The Sandbaggers was a brilliant 1970’s British TV series that chronicled the inner workings of a fictitious government intelligence unit within the SIS. These spies spent more time doing paperwork and squabbling with politicians for the resources to do the job with which they were tasked than they spent in action. But when action happened, it was never glamorous. When people come to after being knocked unconscious, they puke. When someone’s immobilized for a few days, they spend that time lying in their own wastes. No theatrical license here.
Because of this, the show rang painfully true. Its creator, Ian Mackintosh, may have known very well what he was talking about: rumors he had been a spy were followed up by his freakish unexplained disappearance and presumed death, which happened in much the same manner as an incident referenced on the series.
As fascinating as all this is, and as much as I adore the series, that obviously isn’t why I’m writing about it. I’m writing about it because there was, for a time, a female Sandbagger. (Massive spoilers after the “Read More” link.)
Laura Dickens never wanted to be a Sandbagger. But after the unit lost two of its three operatives in a short period, Director of Ops Neil Burnside was desperate to find someone remotely qualified. Laura fit the bill and, after much persuasion from Neil, agreed to become a Sandbagger – but only until they found a permanent replacement.
She had a reputation for turning down dates, and was said to be a lesbian. But Neil quickly became infatuated with her and discovered she was also attracted to him, only – he suspects – she has a hang-up about sex.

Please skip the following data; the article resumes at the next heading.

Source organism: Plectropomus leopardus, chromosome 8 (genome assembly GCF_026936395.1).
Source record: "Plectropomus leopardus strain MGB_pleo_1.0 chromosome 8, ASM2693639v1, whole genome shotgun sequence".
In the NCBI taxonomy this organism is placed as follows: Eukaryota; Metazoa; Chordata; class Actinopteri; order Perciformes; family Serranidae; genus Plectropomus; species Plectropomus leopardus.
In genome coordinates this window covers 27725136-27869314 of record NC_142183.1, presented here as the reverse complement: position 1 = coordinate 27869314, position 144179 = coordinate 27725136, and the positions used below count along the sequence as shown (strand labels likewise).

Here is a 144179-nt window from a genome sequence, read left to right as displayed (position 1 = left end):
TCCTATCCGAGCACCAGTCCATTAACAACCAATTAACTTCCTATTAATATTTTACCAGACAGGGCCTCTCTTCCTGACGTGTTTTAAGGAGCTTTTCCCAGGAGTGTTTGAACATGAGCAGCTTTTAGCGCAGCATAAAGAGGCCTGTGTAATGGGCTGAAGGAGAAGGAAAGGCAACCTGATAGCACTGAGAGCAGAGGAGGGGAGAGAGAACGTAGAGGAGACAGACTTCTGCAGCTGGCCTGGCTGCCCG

Sounds like a terrible trope, doesn’t it? The sort of thing to be handled with closeups of awkward glances, wistful score music, and a thousand cheesy remarks about a man oh-so-generously refraining from pressuring a woman for sex on the first date.
Not on Sandbaggers. No, instead we learn how Neil – the guy who can lie, steal and kill for the greater good – approaches dating. He pressures Laura’s psychiatric screener for details about her issues with sex (traumatic childhood conditioning from domineering parents) and asks whether or not she can handle being asked out. He conspicuously replaces a picture of his ex-wife at his apartment with a (very unflattering) blown-up mug shot from Laura’s personnel file, then pretends he never meant for Laura to see it. Oh, and he doesn’t really look for a replacement Sandbagger like he promised her he would. This is Neil at his least sympathetic, even though he genuinely cares about her.
The one criticism I could make of Laura’s character is that she exists to reveal Neil. But it’s handled so artfully, with such awareness that she is a person, too, that I can’t begrudge it.
Laura has her own goals – to work at a foreign intelligence station. It’s never suggested her “hang-up” with sex is a life-stalling tragedy (all Sandbaggers have issues), nor is it suggested her burgeoning relationship with Neil will change either of them beyond the present. It simply is what it is. And Laura is competent in her assignments, well-adjusted compared to the men in the unit, and autonomous at every turn.